Perhaps the most destructive physical impact that floral cover can have on an archeological deposit comes from overturned trees. Since the majority of the primary root system of most trees is within the first few feet below the surface of the ground (Meyer and Anderson 1939:267), blowdowns are likely to pull large chunks of soil and artifacts from a cultural deposit. Tree throws can produce large holes that are subject to being refilled by accumulated leaves and the materials that were pulled up by the falling tree. This material must be accounted for in subsequent scientific excavations.
This points out the care that should be exercised in the selection of species to be used in revegetation projects. Species of larger vegetation such as trees that have heavy crowns with broad lateral root systems should generally be avoided. Similarly, species that have massive and deep root systems should be avoided to insure that deep disturbance is minimized.
Biochemical destruction of archeological materials that may result from revegetation seems to be much less of a problem than site destruction from physical forces. The chemical composition of the leaf fall of different plant communities varies according to the predominant species of the community and will vary somewhat within a community depending on the volume of litter produced and the age of the dominant species. Soil pH is controlled by plant litter to a relatively shallow depth, being principally confined to the humic zone, while the pH of soils beneath the humic layer reflects the petrographic nature of the substrata (Braun-Blanquet 1932:245).
When a plant community changes as a result of increasing numbers of an invasion species, soil pH may change to reflect the character of the invaders. In so far as the archeological component is concerned, these are minor changes since they are largely confined to the humic zone and will have little impact on the soils that lie below. Principal changes occur in soil pH and in the organic matter content. Plant health, and ultimately the success of a revegetation effort, is dependent on the presence of nitrogen, phosphorus, and potassium and appropriate H-ion concentrations.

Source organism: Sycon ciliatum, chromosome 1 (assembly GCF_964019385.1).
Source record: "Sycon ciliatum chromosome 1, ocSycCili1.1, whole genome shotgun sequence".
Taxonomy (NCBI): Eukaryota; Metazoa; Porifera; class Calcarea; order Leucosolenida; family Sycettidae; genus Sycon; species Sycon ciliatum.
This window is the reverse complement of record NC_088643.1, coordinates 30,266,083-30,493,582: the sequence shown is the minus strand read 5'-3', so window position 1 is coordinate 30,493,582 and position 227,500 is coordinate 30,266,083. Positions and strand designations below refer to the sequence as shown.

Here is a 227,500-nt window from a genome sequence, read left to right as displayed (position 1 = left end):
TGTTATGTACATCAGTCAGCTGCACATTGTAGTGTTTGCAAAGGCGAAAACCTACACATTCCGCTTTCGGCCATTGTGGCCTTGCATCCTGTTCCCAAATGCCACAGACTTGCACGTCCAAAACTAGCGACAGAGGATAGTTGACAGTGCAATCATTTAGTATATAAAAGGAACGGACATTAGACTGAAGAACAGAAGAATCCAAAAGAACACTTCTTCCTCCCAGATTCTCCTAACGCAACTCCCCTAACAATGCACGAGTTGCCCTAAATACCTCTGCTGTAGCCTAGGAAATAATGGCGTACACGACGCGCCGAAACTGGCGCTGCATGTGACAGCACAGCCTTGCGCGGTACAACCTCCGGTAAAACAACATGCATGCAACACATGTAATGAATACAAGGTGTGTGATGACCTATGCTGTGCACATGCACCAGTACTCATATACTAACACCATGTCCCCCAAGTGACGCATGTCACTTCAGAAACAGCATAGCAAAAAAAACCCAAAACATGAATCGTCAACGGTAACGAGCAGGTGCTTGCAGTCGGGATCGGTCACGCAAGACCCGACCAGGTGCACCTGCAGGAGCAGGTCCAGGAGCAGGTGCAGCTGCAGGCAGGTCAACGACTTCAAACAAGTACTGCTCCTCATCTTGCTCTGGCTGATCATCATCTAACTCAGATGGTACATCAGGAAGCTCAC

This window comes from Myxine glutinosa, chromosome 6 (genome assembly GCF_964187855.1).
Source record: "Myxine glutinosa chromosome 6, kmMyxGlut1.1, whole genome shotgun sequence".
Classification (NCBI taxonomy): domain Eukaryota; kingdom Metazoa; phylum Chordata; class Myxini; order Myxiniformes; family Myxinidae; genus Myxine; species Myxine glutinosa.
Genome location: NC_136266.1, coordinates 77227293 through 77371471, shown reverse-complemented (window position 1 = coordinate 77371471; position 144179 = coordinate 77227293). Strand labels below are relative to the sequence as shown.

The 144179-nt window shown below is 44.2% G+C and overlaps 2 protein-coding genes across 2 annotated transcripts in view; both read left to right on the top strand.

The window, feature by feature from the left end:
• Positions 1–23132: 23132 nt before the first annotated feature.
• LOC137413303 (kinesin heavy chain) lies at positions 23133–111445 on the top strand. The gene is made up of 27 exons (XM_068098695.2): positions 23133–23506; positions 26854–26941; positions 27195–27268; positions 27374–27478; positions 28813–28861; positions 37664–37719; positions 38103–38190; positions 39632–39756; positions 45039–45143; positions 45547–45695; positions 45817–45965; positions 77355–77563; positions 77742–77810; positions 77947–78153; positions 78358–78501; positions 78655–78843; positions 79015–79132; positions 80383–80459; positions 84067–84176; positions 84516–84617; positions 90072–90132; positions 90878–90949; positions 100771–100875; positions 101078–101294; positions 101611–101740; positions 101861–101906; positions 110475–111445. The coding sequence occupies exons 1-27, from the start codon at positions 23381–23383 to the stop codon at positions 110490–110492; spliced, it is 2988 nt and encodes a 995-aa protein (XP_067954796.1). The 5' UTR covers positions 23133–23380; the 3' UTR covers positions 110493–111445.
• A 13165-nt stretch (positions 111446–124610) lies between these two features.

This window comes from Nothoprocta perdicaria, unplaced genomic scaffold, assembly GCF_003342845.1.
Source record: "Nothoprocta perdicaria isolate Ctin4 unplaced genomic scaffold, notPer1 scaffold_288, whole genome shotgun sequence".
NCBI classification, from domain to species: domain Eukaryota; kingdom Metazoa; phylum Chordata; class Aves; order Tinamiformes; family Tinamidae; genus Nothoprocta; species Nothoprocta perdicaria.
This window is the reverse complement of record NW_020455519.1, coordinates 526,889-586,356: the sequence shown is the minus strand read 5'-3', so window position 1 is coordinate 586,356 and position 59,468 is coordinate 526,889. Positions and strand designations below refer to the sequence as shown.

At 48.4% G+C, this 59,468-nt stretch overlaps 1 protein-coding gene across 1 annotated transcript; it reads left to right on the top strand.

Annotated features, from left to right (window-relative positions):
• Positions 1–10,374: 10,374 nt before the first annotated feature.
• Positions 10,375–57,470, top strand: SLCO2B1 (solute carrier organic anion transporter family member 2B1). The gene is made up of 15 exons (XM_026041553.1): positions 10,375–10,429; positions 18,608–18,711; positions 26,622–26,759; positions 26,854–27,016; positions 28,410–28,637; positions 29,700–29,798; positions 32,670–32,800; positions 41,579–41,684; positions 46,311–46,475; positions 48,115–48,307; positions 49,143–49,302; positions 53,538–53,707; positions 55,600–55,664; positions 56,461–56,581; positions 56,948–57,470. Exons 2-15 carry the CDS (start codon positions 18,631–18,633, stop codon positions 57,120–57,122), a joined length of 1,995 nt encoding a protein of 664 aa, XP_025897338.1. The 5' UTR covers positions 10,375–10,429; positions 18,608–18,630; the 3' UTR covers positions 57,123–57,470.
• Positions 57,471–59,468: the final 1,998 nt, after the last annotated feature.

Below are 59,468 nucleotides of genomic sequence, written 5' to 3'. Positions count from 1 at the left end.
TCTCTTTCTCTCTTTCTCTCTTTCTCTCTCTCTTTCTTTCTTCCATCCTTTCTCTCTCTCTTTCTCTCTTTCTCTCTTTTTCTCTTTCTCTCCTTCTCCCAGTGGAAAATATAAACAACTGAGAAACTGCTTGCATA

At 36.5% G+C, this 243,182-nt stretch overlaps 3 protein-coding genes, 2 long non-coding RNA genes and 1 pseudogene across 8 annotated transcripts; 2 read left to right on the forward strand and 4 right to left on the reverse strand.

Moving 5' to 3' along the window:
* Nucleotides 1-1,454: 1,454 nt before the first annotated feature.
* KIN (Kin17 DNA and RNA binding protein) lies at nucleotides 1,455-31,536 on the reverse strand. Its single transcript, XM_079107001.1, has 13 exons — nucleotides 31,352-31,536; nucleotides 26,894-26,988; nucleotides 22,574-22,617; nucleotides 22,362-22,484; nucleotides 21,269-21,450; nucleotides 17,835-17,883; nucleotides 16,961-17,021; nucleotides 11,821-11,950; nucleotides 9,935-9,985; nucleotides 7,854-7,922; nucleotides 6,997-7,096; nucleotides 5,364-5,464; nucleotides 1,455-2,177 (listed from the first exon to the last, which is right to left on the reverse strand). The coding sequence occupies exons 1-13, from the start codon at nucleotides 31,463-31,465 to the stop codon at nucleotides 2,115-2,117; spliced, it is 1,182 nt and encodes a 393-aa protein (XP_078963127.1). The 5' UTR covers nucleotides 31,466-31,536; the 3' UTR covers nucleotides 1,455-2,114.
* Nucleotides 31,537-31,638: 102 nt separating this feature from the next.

The extent to which amounts of nitrogen, phosphorus, and potassium adequate for successful plant growth can alter artifacts seems to be largely unknown. One must suspect that the presence of these chemicals has little effect, given the excellent state of preservation of artifacts in heavily vegetated sites. It is worth noting, however, that when levels of decaying organic matter become sufficiently high, carbonic and nitric acids are produced in quantities that are sufficient to release phosphorus that is present in parent soils (Longsdon 1975:58). Carbonic and nitric acids are thus present in most decomposing leaf and stem litter and may account for alterations in soil/site matrix pH.